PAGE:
By HOPE YEN, Associated Press Writer 2 hours, 18 minutes ago
WASHINGTON - The Supreme Court overturned the conviction of a black death row inmate who said Texas prosecutors unfairly stacked his jury with whites, issuing a harsh rebuke to the state that executes more people than any other.
The 6-3 ruling Monday ordered a new trial for Thomas Miller-El, who challenged his conviction for the 1985 murder of a 25-year-old Dallas motel clerk. It was the second time justices reviewed the case after a lower court refused to reconsider Miller-El's claims.
U.S. Circuit Court of Appeals in New Orleans was wrong to reaffirm the conviction by a state court in light of the strong evidence of prejudice during jury selection, justices said.
The state court's conclusion that the prosecutors' strikes of people from the jury pool was "not racially determined is shown up as wrong to a clear and convincing degree; the state court's conclusion was unreasonable as well as erroneous," Justice David H. Souter wrote for the majority.
In the opinion, Souter noted that black jurors were questioned more aggressively about the death penalty, and the pool was "shuffled" at least twice by prosecutors, apparently to increase the chances whites would be selected.
He was joined by Justices
John Paul Stevens,
Sandra Day O'Connor,
Ruth Bader Ginsburg and Stephen G. Breyer.
"The prosecutors' chosen race-neutral reasons for the strikes do not hold up and are so far at odds with the evidence that pretext is the fair conclusion, indicating the very discrimination the explanations were meant to deny," Souter wrote.
"At least two of the jury shuffles conducted by the state make no sense except as efforts to delay consideration of black jury panelists," Souter said, adding that it "blinks reality" to deny jurors were struck because they were black.
Since capital punishment was reinstated in 1976, Texas has executed over one-third of the more than 900 people put to death in the United States.
Justices last year issued stinging reversals in three cases involving Texas death penalty convictions on various grounds, a striking number for a conservative-leaning court that generally favors capital punishment. All the cases involved black defendants.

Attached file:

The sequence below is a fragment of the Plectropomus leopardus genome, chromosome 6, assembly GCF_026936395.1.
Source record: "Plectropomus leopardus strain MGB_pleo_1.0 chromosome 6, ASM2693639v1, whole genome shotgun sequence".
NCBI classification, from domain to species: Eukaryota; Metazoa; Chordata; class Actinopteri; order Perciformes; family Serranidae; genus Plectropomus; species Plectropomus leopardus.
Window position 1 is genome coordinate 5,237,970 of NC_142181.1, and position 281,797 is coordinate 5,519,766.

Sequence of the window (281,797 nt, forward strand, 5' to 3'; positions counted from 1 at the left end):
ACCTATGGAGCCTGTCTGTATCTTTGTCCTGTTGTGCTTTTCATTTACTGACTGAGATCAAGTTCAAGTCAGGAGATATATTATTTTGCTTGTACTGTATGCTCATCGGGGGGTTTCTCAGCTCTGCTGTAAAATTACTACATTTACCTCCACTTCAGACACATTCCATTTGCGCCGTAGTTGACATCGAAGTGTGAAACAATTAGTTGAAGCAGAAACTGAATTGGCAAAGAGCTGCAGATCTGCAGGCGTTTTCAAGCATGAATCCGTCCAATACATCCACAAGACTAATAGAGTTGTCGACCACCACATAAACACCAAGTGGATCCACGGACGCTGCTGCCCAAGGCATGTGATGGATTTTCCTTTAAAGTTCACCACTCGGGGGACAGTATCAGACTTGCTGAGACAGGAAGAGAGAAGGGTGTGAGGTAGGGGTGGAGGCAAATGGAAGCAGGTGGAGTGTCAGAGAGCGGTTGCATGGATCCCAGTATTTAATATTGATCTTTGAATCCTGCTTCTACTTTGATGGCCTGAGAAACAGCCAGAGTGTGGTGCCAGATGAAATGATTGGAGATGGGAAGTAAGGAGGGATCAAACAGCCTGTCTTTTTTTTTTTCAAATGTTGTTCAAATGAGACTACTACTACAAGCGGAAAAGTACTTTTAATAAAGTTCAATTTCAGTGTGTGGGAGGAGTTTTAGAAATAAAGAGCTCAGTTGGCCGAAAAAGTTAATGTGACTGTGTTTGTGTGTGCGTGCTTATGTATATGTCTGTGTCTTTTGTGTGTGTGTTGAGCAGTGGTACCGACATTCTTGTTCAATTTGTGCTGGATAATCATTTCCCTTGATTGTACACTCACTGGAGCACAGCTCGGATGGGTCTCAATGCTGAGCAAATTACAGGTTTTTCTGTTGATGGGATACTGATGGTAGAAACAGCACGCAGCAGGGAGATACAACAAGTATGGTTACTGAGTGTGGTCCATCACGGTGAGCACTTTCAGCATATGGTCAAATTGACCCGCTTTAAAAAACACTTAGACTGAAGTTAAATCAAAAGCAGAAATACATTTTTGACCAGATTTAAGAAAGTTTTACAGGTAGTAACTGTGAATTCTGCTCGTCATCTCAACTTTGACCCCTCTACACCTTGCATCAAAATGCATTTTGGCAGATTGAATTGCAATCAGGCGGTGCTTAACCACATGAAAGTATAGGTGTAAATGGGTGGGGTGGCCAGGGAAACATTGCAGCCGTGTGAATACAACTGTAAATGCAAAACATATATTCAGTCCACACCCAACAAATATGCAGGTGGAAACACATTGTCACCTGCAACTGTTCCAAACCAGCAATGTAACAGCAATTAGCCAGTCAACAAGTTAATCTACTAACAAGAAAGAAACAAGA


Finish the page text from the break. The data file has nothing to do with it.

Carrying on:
Miller-El contends that Dallas County prosecutors had a long history of excluding blacks from juries and pointed to training manuals that were distributed to prosecutors from the 1960s into the early 1980s. The manuals advised prosecutors to remove blacks or Jews from death penalty juries on the theory that those groups would be more sympathetic to criminal defendants.
At trial, he was convicted by a 12-member jury that included one black. Prosecutors struck nine of the 10 blacks eligible to serve.
In a dissent, Justice
Clarence Thomas argued that Texas prosecutors had offered enough evidence that exclusions were made for reasons other than race.
For instance, the state's explanation that jurors were struck based on their hostility to the death penalty is plausible, and the alleged racial motivation behind prosecutors' decision to shuffle the jury pool is only speculative, wrote Thomas, the court's only black member.
"In view of the evidence actually presented to the Texas courts, their conclusion that the state did not discriminate was eminently reasonable," Thomas wrote in an opinion joined by Chief Justice William H. Rehnquist and Justice
Last year, the Supreme Court overturned two Texas death sentences because jurors were not told of the defendants' learning disabilities. They were LaRoyce Lathair Smith, convicted for the 1991 killing of a Taco Bell manager in Dallas, and Robert Tennard, charged with killing a Houston neighbor in 1985.
The court also lifted Delma Banks' death sentence and delivered a strong criticism of Texas officials and lower courts, saying that prosecutors had hid crucial information that might have helped Banks' case.
The case is Miller-El v. Dretke, 03-9659.
In a separate case, the Supreme Court made it easier Monday for California defendants to claim racial bias in jury selection, siding 8-1 with a black man who was convicted of killing his white girlfriend's baby.
Jay Shawn Johnson argued that prosecutors' dismissal of potential black jurors was unconstitutional. He was convicted by an all-white jury.
Justice John Paul Stevens, writing for the majority, ruled the California standard for showing jury bias was too strict. Justice Clarence Thomas dissented, saying a state has a right to craft its own rules.
The case is Johnson v. California, 04-6964.